Interbrand Names 100 Best Global Brands

It’s probably no surprise that Coca-Cola is the number one brand in the world, but did you know that they are one of only three non-techie brands to make the top ten? For the 11th year in a row, Interbrand has published their list of the 100 Best Global Brands and it’s good news for Google and Shell and bad news for Toyota and BP.

Interbrand uses a variety of criteria when dolling out the ranks including the many ways a brand touches and benefits an organization, whether it attracts top talent and how well it delivers on customer expectation. Three key aspects that contribute to a brand’s value are the financial performance of the branded products or services, the role of brand in the purchase decision process and the strength of the brand to continue to secure earnings for the company.

JangoMail Survey Says Less Isn’t More, Anymore

You’ve heard the old saying that “less is more.” Apparently, this isn’t true when it comes to email marketing. According to a recent JangoMail survey, 67% of those who enjoy consistent email marketing success include three or more calls to action in their email campaigns.

This reminds me of my college days when I worked as a telemarketer. We were instructed to get three “no’s” from a prospect before we were allowed to end the call. With email marketing, the rejection isn’t so overt, thank heavens, it’s more about the prospect’s ability to ignore a call to action than to vocally object. (Your email came in the middle of my favorite TV show! Dangnabbit!)

Will Google Me Become Reality?

Google’s Chief Executive Eric Schmidt started a buzz or maybe a wave when he let it “slip” today that Google will be adding a  ‘social layer’ this fall.

Oh, there’s so much to discuss in that statement. First of all, ‘social layer?’ Some reporters are taking this to mean that Google will be adding social elements to all of their current sites as opposed to developing a new site specifically aimed at competing with Facebook. This being the case, it’s likely they’ll create a home page for people that allows them to link to and follow all of the related info from their friends.

Remember, Google already tried a similar trick with Google Buzz which was a horrendous failure. But Buzz was like Twitter meets Digg and not a true social networking site where you can spend virtual time with your friends.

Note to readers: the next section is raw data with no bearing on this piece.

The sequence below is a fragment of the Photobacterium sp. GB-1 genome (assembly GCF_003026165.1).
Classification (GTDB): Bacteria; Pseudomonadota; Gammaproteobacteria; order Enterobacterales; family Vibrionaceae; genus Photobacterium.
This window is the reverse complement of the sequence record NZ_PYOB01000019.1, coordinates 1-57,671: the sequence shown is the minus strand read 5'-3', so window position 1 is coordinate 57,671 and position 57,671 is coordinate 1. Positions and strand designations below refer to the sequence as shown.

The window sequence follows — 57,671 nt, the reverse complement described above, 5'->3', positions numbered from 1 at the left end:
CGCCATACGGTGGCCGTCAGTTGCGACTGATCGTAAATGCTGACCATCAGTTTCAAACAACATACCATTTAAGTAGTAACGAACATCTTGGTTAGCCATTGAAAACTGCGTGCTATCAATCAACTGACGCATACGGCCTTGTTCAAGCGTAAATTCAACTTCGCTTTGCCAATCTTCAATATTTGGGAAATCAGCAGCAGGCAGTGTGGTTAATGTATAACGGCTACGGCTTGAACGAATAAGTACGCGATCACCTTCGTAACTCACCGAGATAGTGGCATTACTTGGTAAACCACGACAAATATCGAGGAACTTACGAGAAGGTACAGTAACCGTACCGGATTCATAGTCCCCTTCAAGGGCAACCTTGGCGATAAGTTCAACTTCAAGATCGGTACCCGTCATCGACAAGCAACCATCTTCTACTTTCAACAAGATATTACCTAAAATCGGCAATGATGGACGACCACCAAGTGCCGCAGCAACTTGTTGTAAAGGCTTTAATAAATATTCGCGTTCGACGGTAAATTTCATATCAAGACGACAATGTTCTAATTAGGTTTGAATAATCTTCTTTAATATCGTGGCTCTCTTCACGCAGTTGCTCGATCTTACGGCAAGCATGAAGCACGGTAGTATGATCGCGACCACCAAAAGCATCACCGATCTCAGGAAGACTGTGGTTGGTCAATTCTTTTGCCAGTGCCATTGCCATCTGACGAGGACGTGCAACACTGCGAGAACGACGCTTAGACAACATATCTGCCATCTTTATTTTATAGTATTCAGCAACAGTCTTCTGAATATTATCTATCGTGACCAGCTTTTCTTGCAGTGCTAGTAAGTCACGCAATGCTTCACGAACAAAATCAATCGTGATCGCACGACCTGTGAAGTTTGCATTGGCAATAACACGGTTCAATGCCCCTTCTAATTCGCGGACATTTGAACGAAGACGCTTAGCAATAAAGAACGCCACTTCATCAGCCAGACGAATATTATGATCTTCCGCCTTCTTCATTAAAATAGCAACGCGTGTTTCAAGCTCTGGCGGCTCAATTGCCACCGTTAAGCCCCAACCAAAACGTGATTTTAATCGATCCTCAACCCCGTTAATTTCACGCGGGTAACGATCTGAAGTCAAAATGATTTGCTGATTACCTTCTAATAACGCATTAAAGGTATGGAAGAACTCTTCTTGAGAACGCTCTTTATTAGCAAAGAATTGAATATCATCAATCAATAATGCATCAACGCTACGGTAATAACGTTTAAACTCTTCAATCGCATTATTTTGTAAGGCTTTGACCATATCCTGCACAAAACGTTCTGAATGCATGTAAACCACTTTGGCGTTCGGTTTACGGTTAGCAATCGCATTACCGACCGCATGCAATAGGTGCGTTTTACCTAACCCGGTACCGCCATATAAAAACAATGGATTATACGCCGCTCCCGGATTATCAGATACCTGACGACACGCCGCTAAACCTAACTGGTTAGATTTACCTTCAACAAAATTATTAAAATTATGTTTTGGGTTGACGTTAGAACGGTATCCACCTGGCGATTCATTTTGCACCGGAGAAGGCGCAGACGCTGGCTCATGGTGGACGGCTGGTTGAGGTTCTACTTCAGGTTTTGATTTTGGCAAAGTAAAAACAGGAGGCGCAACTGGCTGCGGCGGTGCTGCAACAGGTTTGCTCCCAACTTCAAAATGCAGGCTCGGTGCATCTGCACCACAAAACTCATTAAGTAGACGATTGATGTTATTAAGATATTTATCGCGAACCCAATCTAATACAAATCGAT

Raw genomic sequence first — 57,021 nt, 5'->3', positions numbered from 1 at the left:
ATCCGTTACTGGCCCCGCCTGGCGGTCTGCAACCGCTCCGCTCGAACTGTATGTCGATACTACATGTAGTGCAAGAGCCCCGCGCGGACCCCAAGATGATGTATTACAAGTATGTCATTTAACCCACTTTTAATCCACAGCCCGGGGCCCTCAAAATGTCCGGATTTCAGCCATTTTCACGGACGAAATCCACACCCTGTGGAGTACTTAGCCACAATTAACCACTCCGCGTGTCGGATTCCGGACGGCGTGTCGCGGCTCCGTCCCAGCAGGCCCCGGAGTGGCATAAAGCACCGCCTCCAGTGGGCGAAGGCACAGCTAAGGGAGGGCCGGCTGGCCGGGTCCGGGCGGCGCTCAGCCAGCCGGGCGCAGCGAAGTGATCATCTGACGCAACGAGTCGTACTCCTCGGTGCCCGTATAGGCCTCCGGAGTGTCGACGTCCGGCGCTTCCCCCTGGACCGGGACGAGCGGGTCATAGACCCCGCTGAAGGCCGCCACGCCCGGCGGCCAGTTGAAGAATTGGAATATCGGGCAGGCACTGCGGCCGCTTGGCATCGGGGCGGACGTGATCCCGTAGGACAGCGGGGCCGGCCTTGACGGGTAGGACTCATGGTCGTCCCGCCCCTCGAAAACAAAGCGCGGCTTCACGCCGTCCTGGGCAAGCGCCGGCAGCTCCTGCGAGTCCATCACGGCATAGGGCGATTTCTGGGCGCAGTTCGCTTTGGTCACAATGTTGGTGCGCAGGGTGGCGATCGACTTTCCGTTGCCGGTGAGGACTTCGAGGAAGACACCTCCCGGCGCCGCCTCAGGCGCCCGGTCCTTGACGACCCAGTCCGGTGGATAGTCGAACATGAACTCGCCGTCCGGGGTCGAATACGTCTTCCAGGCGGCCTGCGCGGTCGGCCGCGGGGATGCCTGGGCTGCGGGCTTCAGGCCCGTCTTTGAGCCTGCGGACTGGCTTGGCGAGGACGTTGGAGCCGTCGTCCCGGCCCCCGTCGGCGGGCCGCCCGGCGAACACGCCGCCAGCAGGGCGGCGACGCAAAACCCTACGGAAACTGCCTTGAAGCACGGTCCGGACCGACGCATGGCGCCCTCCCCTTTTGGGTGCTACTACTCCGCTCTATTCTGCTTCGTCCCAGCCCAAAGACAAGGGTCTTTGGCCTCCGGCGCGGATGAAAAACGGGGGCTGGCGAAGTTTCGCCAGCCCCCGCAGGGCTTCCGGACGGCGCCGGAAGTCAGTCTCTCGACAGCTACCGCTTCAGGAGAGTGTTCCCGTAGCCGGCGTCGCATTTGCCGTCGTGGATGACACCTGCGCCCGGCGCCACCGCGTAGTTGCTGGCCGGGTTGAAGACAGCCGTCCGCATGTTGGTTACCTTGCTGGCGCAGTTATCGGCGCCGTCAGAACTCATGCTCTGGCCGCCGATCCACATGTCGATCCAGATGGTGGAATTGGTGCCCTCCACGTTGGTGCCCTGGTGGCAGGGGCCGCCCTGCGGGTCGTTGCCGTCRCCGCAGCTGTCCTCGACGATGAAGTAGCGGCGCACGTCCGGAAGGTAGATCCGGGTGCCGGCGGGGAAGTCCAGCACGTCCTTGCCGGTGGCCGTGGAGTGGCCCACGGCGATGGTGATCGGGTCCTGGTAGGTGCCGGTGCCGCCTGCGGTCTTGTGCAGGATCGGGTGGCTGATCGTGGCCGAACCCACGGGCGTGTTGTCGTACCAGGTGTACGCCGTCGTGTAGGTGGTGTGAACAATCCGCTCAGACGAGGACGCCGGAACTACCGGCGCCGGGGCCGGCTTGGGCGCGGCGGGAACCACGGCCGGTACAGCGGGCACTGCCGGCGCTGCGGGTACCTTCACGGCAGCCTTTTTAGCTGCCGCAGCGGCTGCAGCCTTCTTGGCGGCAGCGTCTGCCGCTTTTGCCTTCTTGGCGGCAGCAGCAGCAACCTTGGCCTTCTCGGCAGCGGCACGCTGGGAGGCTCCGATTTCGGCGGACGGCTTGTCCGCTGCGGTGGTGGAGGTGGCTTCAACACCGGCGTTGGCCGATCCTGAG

Twitter Gets a Make-Over

I use Twitter everyday, but I rarely do it from the actual Twitter page on the web. I use HootSuite and other applications to get the most from the service, but that is about to change.

Today, Twitter announced that they’re getting a make-over and it’s a doozy. It’s a big step toward making Twitter more than just an information handler. It’s a step toward making it a Facebook-ish time sucker and that’s good for all of us.

The new Twitter page will now work as two separate columns. The left side will be the feed you’re used to, but the right side will be a pop-out that expands on the tweet you’ve clicked on. This change was needed for one big reason — the fact that you’ll be able to watch videos and see photos without leaving the site.

Marketers Say Regulations Won’t Stop the Flow of Cash

eMarketer posted an interesting statement today that was drawn from a white paper called The Changing Mission of Marketing Data. It’s a pretty extensive report that looks at the shift from old fashioned mailing lists to the online availability of detailed, customer data. It pays particular attention to the amount of money that will be spent on offline vs online marketing in the near future. Those numbers, if you’re curious, go like this:

“By 2012, U.S. marketers will continue to dedicate a steady $7.8 billion to marketing data and associated services, even while the proportion of those budgets commanded by “digital” sources and applications will more than double to represent 10.8 percent of the mix—over $840 million in annual investment.”

Marketing to the Marketers: LinkedIn Wins

Most advertising execs are quick to jump on the social media bandwagon when it comes to marketing a product to consumers, but when it comes to marketing themselves, not so much.

A recent study by RSW/US took a look at the business-to-business social media habits of a variety of ad agencies. As reported by Brandweek, 54% of the agencies polled said they never or rarely use social media when prospecting for new clients. Of those that did use social media for outreach, LinkedIn was the clear favorite getting 51% of the vote. Facebook polled at only 9% and Twitter less than that.

The Trifecta: Making Email, Facebook and Twitter Work Together

You may think that email, Twitter and Facebook are all slight variations on the same tune, but the ExactTarget Research Series, Subscribers, Fans and Followers has shown that each venue has its own X-Factor which makes it special. The trick, which is summarized in their newly published final report, is figuring out how to make them all work as a team.

The study begins by breaking down the numbers and there was a surprise here. 93% of online consumers say they receive at least one permission-based email a day. These are the subscribers. 38% said they are a Facebook fan of at least one brand. These are the fans. The surprise is in the followers, those U.S. online consumers who say they follow at least one brand on Twitter. That number is 5%. That’s it.